Unfortunately the primary concern for most elected officials is to get re-elected, and they duck most controversial issues (or those they perceive as controversial); and when they are finally forced by public pressure to adopt a more progressive marijuana policy, they vote for the most restrictive version. It is the nature of elected politics that most candidates are timid, preferring to follow somewhat behind public opinion, rather than leading the change. It is a safer political strategy, aimed at re-election.
This bias against personal cultivation is largely a reflection of the enormous political influence law enforcement continues to enjoy with state and federal elected officials. The reason generally given by legislators for failing to legalize personal cultivation is the concern of law enforcement that they would have no way to tell which marijuana plants are legal and which are illegal! Obviously that is not the real reason, as the legislature could require the plants be grown inside in a secure environment, with proper labeling and, if a medical grow, a copy of the medical recommendation posted appropriately. Absent that, any marijuana found growing would remain illegal and could be seized. That hardly seems like an unreasonable burden on law enforcement.
But no one has ever lost an election by being too supportive of the tough-on-crime policies pushed by the law-enforcement lobbies, whether harsh mandatory penalties or larger budgets for law enforcement or building more prisons. So if the cops don’t want patients to have the right to grow their medicine, that seems to settle it for most elected officials. After all, why take the risk that the law enforcement community would oppose your re-election, simply to advance a smart public policy?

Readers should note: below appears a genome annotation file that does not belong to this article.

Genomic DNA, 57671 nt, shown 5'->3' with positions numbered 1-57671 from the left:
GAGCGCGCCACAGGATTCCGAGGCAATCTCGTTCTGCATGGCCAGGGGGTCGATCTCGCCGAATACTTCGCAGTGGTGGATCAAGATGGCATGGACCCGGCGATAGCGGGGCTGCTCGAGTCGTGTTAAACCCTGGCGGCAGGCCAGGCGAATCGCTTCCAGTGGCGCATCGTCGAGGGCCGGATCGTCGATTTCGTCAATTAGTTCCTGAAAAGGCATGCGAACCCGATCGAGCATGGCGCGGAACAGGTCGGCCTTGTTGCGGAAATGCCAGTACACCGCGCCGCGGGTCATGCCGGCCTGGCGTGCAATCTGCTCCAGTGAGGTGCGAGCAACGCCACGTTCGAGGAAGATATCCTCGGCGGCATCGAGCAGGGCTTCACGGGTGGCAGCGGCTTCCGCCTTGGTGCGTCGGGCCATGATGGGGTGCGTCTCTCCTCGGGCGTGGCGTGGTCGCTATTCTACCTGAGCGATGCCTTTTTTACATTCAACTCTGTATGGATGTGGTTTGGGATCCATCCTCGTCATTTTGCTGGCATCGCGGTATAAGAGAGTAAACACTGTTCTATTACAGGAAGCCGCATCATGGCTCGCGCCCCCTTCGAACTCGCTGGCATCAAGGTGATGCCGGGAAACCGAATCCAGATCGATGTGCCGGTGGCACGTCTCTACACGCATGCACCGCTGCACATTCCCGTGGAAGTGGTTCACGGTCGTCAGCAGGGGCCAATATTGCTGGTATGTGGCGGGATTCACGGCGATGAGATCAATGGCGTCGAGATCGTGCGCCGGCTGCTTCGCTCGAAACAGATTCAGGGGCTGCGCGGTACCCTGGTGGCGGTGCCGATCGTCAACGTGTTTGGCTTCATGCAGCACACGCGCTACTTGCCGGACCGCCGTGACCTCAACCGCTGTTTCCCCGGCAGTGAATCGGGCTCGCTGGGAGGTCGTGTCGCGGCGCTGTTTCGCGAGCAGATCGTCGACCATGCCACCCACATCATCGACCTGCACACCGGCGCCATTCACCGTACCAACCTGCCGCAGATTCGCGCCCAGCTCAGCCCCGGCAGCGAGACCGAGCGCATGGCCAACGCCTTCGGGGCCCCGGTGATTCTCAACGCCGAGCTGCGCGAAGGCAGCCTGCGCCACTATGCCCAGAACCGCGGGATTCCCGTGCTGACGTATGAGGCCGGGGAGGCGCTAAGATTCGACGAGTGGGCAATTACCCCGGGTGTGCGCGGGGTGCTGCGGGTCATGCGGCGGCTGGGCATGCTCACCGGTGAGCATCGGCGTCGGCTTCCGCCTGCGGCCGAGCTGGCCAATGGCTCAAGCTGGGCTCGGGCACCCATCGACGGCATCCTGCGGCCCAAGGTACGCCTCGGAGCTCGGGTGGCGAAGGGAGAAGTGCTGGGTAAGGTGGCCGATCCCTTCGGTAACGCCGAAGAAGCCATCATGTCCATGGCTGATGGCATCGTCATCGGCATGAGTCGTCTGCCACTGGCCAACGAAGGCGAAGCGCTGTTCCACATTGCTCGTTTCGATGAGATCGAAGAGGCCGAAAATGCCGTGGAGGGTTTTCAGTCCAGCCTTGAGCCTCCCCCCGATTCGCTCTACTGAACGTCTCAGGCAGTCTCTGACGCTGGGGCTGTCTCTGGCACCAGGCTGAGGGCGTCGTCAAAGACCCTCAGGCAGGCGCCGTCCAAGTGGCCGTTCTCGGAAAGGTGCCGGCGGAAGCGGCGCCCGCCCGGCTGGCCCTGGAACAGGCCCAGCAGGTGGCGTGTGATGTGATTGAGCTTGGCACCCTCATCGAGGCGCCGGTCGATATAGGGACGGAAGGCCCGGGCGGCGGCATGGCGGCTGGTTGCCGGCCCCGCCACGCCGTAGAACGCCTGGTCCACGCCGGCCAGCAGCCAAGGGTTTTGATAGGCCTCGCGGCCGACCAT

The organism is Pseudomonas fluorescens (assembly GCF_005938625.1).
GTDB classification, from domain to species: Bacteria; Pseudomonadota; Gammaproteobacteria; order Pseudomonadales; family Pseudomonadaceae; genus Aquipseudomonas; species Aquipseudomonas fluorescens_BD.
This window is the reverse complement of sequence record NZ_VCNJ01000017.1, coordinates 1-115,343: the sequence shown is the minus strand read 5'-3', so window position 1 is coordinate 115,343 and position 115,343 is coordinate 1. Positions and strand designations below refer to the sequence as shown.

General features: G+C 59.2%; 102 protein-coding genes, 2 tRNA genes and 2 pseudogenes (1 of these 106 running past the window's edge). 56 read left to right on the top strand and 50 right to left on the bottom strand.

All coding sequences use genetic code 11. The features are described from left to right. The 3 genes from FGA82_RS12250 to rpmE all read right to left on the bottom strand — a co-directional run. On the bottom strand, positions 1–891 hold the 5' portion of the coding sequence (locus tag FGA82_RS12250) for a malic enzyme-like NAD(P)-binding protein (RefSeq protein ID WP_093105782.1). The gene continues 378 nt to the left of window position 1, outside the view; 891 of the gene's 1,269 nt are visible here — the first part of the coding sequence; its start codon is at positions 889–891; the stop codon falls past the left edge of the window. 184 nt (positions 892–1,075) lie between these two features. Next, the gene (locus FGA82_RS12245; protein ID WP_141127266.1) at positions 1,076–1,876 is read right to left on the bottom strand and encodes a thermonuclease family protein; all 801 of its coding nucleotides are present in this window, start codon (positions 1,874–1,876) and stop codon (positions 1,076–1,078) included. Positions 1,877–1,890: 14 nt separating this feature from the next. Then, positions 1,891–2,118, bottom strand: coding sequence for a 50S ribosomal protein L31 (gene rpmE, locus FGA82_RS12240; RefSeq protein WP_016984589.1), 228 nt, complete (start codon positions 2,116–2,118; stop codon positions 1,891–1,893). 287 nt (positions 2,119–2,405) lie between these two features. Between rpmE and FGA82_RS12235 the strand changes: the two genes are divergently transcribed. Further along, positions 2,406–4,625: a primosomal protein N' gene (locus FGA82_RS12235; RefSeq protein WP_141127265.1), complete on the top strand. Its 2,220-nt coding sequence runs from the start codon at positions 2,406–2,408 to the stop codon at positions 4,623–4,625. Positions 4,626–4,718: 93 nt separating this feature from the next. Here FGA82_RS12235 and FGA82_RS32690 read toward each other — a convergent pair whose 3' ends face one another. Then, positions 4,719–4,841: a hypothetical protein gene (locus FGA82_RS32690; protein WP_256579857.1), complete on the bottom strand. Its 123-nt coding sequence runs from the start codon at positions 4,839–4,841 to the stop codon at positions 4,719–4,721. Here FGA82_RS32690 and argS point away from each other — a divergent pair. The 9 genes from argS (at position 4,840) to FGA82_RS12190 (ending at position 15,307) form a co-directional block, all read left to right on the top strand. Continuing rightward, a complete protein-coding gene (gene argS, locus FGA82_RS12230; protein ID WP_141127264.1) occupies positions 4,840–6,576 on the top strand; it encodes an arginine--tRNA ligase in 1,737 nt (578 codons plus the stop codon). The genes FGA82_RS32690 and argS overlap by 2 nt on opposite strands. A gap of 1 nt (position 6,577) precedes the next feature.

The reality is that marijuana prohibition is a jobs program for police, prosecutors and prison guards (in California, the prison guards union is the single largest lobby in the state!). Of course they support a continuation of prohibition, because it means job security for them and their colleagues. In addition, it is far less risky to spend their time arresting marijuana smokers (and those who grow for personal use), than it would be to target serious and violent crime.
As we move forward with additional voter initiatives either for full legalization or for medical use, this is another secondary issue, like provisions barring job discrimination against legal smokers, that should be determined by the polling results. If it appears we can win these initiatives with a clause permitting personal cultivation, we should obviously include the provision; but if it appears the initiative might well fail if personal cultivation is included, we should pass the initiative now, and be prepared to come back and add personal cultivation when we have the political support to accomplish that. We should never miss an opportunity to adopt a legalization law in any state, because voters are not yet ready to embrace personal cultivation or other second-tier issues.
Of the two current full-legalization states, Colorado permits personal cultivation (up to 6 plants), and Washington does not. The decision in Washington was based on polling results that showed the initiative might well be in jeopardy if cultivation were included, as well as the opposition of some of their most influential sponsors, including the former US Attorney, John McKay. NORML worked behind the scenes to try to convince the draftees to include personal cultivation, but when we failed, we did the only responsible thing and endorsed the initiative, as drafted.
As these laws have some time to take effect, voters will inevitably become more comfortable with legalization, and less concerned about these secondary issues such as personal cultivation. Whether we like it or not, most social change occurs in an incremental fashion, and we must be prepared to accept incremental change, with a firm commitment to return at a later time to further improve the law.